New Zealand: Te Anau—Part 2

We rose to a cold, overcast morning. I stepped onto our balcony to gauge just how chilly the weather was. Frost glistened on the front lawn, and heavy, gray and red clouds hung over an icy blue Lake Te Anau. We had a full day ahead—tramping (hiking) in Fiordland National Park in the morning and a water cruise of Milford Sound in the afternoon. We grabbed Windbreakers and day packs and went downstairs for breakfast.

 Alan Cunningham, who manages the Fiordland Lodge, greeted us as we entered the living room. He’s personable and welcoming, making you feel at home. He brought us hot tea and coffee while we waited for the waitstaff to finish setting the tables.

After breakfast, we met Stephen, our tour guide for the morning, at the lodge entrance and climbed aboard his small bus. Trips & Tramps specializes in small group tours and walks. Another couple and their two teenage boys on holiday from Tassie would be tramping with us. This was the first time I had heard Tasmania referred to as Tassie. Introductions were made and off Stephen drove.

We hadn’t gone more than a mile when Stephen reduced speed and then braked. Hundreds of sheep scampered from an open pasture gate and sprang into the road in front of our bus. Stephen shouted to a man named Peter, one of two shepherds who whistled commands to their blue heelers. The men waved back. “We aren’t going anywhere anytime soon,” Stephen said, which was fine with all six of us. We disembarked, cameras and phones in hand, and the photo shoot began.

About thirty minutes later, we reboarded the bus. During our drive from one trail to the next, Stephen regaled us with local lore; recounted the antics of the cheeky, often destructive keas; and sadly, described the decimation of the native bird population by the imported stoat. Along the way, he demonstrated how a stoat trap, used to control the voracious predator, worked.

That day’s hikes were three easy ones. The next time we tramp in the Fiordland National Park, we will still choose guided walks but opt for longer, more intermediate-grade hikes. On our last tramp for the day, Stephen showed us to the trailhead, but he would not be joining us. He was staying behind to guard the bus. The notorious keas had done “a real number” on his vehicle in that exact location a month earlier, destroying the weather stripping around the bus’s windows.

The short jaunt to our Mirror Lakes walk led us to a picturesque lake. We snapped photos, took a short break, and then headed back to meet up with our guide. When we returned to the bus, we found Stephen defending his vehicle from five keas. Two flew off as we approached, but the remaining three were happy to stay and pose for photos. A crowd of tourists soon engulfed the birds, and the mischievous keas appeared delighted to be the center of attention.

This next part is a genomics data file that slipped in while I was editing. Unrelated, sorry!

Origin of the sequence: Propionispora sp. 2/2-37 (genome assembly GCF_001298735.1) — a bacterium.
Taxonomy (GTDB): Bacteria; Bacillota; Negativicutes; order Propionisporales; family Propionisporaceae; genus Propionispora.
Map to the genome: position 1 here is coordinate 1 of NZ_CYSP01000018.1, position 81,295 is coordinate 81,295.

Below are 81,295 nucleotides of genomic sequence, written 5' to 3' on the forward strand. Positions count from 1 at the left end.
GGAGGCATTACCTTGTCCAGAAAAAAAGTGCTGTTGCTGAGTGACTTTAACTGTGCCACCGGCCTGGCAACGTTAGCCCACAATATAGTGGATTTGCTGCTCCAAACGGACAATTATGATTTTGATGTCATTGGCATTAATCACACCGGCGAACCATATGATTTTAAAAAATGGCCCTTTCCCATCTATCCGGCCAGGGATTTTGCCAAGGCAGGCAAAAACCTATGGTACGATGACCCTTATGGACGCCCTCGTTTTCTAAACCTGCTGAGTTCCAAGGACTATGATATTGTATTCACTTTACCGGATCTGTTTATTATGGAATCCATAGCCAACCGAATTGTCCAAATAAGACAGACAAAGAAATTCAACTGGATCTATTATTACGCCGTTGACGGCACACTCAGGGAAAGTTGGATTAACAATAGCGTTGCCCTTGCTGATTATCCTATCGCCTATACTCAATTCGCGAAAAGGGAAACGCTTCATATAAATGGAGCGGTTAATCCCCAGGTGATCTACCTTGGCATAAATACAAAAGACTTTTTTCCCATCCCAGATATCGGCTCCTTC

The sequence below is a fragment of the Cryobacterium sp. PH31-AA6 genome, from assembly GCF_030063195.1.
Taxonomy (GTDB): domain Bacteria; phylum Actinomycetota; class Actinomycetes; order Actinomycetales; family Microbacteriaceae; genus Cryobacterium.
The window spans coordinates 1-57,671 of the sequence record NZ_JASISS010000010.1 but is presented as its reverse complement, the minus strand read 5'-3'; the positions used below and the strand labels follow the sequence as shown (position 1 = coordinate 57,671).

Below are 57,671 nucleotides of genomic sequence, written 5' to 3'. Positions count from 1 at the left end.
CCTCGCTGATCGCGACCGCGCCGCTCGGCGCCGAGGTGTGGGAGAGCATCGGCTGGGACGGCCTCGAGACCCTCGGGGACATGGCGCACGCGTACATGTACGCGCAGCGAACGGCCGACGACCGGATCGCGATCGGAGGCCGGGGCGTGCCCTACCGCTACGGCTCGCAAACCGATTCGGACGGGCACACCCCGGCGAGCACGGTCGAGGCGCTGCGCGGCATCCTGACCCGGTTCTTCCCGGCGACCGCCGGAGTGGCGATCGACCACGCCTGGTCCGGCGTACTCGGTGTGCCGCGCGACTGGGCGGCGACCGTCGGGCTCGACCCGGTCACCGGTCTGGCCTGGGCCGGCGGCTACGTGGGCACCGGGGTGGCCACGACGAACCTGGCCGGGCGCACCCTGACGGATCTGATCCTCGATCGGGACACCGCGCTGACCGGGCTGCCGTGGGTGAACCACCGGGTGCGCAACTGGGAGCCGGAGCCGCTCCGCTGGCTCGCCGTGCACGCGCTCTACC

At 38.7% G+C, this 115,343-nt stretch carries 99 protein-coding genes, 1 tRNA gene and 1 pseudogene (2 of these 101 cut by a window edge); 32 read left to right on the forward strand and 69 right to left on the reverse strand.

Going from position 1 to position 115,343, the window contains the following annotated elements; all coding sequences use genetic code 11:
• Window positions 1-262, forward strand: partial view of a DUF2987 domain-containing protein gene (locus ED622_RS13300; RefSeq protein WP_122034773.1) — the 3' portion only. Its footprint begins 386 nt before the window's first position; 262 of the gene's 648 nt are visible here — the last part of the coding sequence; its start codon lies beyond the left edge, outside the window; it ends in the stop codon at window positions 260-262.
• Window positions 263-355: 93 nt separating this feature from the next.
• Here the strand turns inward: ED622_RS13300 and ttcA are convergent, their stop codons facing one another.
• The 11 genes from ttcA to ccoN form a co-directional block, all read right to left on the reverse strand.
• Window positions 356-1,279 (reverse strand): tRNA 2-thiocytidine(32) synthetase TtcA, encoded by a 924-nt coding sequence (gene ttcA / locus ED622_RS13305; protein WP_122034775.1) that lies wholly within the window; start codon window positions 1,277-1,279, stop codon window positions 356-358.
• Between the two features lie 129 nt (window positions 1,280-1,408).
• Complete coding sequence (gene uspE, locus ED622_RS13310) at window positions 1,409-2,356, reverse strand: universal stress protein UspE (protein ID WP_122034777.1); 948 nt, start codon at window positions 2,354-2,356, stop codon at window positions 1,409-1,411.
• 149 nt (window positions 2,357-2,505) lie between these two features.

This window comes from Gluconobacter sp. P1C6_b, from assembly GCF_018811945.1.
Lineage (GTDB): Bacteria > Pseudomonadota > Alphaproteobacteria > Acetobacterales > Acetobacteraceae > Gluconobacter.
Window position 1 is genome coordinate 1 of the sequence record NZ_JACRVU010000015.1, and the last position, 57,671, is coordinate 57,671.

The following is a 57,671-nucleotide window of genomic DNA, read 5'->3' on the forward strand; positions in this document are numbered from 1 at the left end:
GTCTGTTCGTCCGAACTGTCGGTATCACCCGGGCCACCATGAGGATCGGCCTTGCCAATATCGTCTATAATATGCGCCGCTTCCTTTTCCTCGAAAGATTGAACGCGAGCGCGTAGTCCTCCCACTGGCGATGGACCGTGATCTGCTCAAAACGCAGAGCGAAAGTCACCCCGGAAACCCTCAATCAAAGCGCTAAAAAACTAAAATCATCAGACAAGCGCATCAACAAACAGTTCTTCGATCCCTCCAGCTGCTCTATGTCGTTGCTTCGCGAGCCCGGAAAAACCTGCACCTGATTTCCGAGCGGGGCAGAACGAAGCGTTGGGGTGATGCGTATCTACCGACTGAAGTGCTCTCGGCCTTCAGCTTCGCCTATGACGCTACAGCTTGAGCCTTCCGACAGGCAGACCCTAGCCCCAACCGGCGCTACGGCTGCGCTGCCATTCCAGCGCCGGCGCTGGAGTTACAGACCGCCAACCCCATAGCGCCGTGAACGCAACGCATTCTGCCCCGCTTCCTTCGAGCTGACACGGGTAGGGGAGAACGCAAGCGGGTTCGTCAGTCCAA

Back aboard the bus, we headed for Milford Sound via the Homer Tunnel, which cuts through the Darran Mountain range at the Homer Saddle. The tunnel has no lights and the two-lane road is narrow. The once-single gravel lane has been enlarged and the surface tarsealed, but the raw granite walls remain. The tunnel, located in a high-risk area for avalanches, was opened in 1954 and links Te Anau and Queenstown to Milford Sound.

Stephen dropped us off at the Milford Mariner, and we climbed aboard our boat for our afternoon launch excursion. The day hadn’t warmed much, and being on the open water was even chillier. We ate lunch belowdecks, and I decided to stay in the warm dining room after we finished eating. David, armed with his camera, went aft to take pictures. With him on deck, I knew we wouldn’t miss out on some great photos, and from my window seat, I had a good view of the canyon waterway as we broke moor and sailed for the sound.

Sheer rock cliffs soared skyward, the precipices originating from the depths of the fiord’s seabeds, and because of the high rainfall, multitudes of waterfalls from alpine lakes cascaded down the rock faces. The crowning glory was Mitre Peak, rising almost 5,400 feet above the waterways of the sound.

Tired but pleased with our day’s adventures, we were met on the docks by Stephen, who escorted everyone to the bus. When he asked David about our next destination, David told him we were headed to Dunedin. He smiled and replied, “Oh, the land of the Mcs and the Macs.”

Dinner at the lodge that night was tuna tartare with a cucumber relish, duck with a port wine reduction, new potatoes, and a lemon custard for dessert.


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New Zealand 2014: Christchurch and Aoraki Mount Cook